I’ve said these exact words before, so reading someone else expressing the same notion was pivotal. “You know that experience of reading thoughts you haven’t yet articulated to yourself?” This was that.

Plus, I felt like I had so much to say with every turning page. The ideas presented and analyzed in My Life With Bob provided me with “a sense of total and complete identification.”

However, the second half of the book did drag a bit while reading about her fights with her ex-husband over books… It wasn’t exactly what I’d signed up for. I personally preferred reading more about her formative years than the mess of her past relationship.

“The mistake had been thinking I was somehow above fucking up royally, that I was safe. But I had been just as vulnerable and oblivious as anyone else, and reading all the books in the world couldn’t have saved me.”

When the narrative moved on from that point, I breathed a sigh of relief. In particular when the focus shifted on a cherished notion of mine: making your loved ones read your favorite books.

“I didn’t read it,” Roger confessed once the plane reached cruising altitude. “But I meant to.”
I should have known. Except in cases of rare devotion—and even then—trying to make someone read something is like force-feeding a baby. Most people prefer reading what they want to read. This cold fact was particularly upsetting to my father, who viewed reading or watching something he recommended as a demonstration, even a proof, of love. He was obsessed with recommending, cajoling over and over until you submitted. “You have to watch Ballad of a Soldier, he’d insist, strong-arming you into the TV room. “Come in here,” he’d say as soon as I walked into his apartment on the Upper West Side. “I just want to show you one scene from Black Narcissus. Just one scene! Pammy, please!”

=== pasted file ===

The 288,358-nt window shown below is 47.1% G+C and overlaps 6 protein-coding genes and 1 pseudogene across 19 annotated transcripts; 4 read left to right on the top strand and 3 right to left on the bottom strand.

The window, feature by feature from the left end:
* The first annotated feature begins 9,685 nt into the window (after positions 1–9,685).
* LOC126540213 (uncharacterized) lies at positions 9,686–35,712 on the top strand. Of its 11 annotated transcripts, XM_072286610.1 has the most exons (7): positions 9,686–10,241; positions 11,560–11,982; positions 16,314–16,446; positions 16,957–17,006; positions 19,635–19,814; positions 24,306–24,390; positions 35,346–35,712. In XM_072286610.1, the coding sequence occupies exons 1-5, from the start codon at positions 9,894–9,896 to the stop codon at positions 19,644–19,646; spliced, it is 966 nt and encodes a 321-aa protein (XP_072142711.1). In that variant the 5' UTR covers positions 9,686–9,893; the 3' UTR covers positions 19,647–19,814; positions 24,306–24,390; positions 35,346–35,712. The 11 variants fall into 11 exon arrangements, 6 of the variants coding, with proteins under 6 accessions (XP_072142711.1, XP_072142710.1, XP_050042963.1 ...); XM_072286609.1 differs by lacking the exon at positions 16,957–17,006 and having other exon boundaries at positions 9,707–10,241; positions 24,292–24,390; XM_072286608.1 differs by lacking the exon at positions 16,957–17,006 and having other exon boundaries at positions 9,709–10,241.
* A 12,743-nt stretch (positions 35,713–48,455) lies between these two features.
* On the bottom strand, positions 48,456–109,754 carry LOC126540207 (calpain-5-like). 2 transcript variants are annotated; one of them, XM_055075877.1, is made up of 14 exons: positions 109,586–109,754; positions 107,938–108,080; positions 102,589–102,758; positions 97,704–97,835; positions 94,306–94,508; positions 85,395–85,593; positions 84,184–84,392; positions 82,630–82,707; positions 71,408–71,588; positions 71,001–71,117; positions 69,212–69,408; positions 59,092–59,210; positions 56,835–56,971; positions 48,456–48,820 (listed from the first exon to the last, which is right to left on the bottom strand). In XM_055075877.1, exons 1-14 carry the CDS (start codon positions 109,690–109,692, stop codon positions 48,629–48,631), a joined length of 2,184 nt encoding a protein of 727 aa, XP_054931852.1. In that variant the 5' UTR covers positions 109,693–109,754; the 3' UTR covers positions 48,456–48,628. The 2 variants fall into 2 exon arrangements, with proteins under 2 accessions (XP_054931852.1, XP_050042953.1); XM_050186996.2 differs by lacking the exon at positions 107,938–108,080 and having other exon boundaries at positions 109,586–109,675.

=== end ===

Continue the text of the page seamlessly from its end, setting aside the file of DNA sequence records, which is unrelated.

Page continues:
I wholeheartedly get the dad in this scenario.

“The prospect of finding someone who takes as much pleasure in the book as I do is often more a reward than the book itself. ”

Another thing I loved about My Life With Bob was the unexpected laugh-out-loud funny scenes, like this confession from the author on why she stayed an extra day in the hospital after giving birth to her third child:

“In truth, I stayed in the hospital because I was in the middle of The Hunger Games. I’d started reading it in early labor, paused so that I could give birth, and then picked it back up to read almost immediately after Teddy was born and latched on, reading as I nursed. It was a genuine page-turner, and for once, with great pleasure, I had time to turn the pages.”

Iconic.

All in all: this being my first nonfiction read purely about books completely satisfied my immediate and all-consuming bookish heart.

4/5 stars

Note: I’m an Amazon Affiliate. If you’re interested in buying My Life With Bob, just click on the image below to go through my link. I’ll make a small commission!